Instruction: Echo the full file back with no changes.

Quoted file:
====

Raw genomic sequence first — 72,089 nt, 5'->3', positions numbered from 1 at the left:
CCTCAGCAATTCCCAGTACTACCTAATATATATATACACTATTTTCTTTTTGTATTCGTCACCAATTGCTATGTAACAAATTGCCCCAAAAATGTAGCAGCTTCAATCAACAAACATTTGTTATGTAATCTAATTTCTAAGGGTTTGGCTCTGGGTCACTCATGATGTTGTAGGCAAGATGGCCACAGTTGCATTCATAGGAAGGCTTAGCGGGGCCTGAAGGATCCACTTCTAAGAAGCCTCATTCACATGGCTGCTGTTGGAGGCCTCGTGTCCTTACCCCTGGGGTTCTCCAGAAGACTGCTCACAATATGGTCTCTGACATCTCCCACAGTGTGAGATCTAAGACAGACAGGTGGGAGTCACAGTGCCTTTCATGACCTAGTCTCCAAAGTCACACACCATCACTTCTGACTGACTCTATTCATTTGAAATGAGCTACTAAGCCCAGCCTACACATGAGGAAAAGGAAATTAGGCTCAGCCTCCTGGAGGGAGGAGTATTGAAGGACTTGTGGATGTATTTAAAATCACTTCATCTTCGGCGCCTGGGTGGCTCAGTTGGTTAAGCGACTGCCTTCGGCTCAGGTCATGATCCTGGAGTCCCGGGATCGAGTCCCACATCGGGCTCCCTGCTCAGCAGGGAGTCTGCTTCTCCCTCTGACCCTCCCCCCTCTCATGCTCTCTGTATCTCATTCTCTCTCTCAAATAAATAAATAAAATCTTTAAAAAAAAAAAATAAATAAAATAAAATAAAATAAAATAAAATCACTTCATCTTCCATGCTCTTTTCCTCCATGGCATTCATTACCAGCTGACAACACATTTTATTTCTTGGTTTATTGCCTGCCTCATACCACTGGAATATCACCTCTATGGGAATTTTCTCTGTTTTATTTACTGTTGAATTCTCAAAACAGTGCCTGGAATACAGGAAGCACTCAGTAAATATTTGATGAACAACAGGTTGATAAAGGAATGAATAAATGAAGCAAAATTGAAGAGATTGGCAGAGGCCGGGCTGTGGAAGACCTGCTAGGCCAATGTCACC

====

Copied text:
Raw genomic sequence first — 72,089 nt, 5'->3', positions numbered from 1 at the left:
CCTCAGCAATTCCCAGTACTACCTAATATATATATACACTATTTTCTTTTTGTATTCGTCACCAATTGCTATGTAACAAATTGCCCCAAAAATGTAGCAGCTTCAATCAACAAACATTTGTTATGTAATCTAATTTCTAAGGGTTTGGCTCTGGGTCACTCATGATGTTGTAGGCAAGATGGCCACAGTTGCATTCATAGGAAGGCTTAGCGGGGCCTGAAGGATCCACTTCTAAGAAGCCTCATTCACATGGCTGCTGTTGGAGGCCTCGTGTCCTTACCCCTGGGGTTCTCCAGAAGACTGCTCACAATATGGTCTCTGACATCTCCCACAGTGTGAGATCTAAGACAGACAGGTGGGAGTCACAGTGCCTTTCATGACCTAGTCTCCAAAGTCACACACCATCACTTCTGACTGACTCTATTCATTTGAAATGAGCTACTAAGCCCAGCCTACACATGAGGAAAAGGAAATTAGGCTCAGCCTCCTGGAGGGAGGAGTATTGAAGGACTTGTGGATGTATTTAAAATCACTTCATCTTCGGCGCCTGGGTGGCTCAGTTGGTTAAGCGACTGCCTTCGGCTCAGGTCATGATCCTGGAGTCCCGGGATCGAGTCCCACATCGGGCTCCCTGCTCAGCAGGGAGTCTGCTTCTCCCTCTGACCCTCCCCCCTCTCATGCTCTCTGTATCTCATTCTCTCTCTCAAATAAATAAATAAAATCTTTAAAAAAAAAAAATAAATAAAATAAAATAAAATAAAATAAAATCACTTCATCTTCCATGCTCTTTTCCTCCATGGCATTCATTACCAGCTGACAACACATTTTATTTCTTGGTTTATTGCCTGCCTCATACCACTGGAATATCACCTCTATGGGAATTTTCTCTGTTTTATTTACTGTTGAATTCTCAAAACAGTGCCTGGAATACAGGAAGCACTCAGTAAATATTTGATGAACAACAGGTTGATAAAGGAATGAATAAATGAAGCAAAATTGAAGAGATTGGCAGAGGCCGGGCTGTGGAAGACCTGCTAGGCCAATGTCACC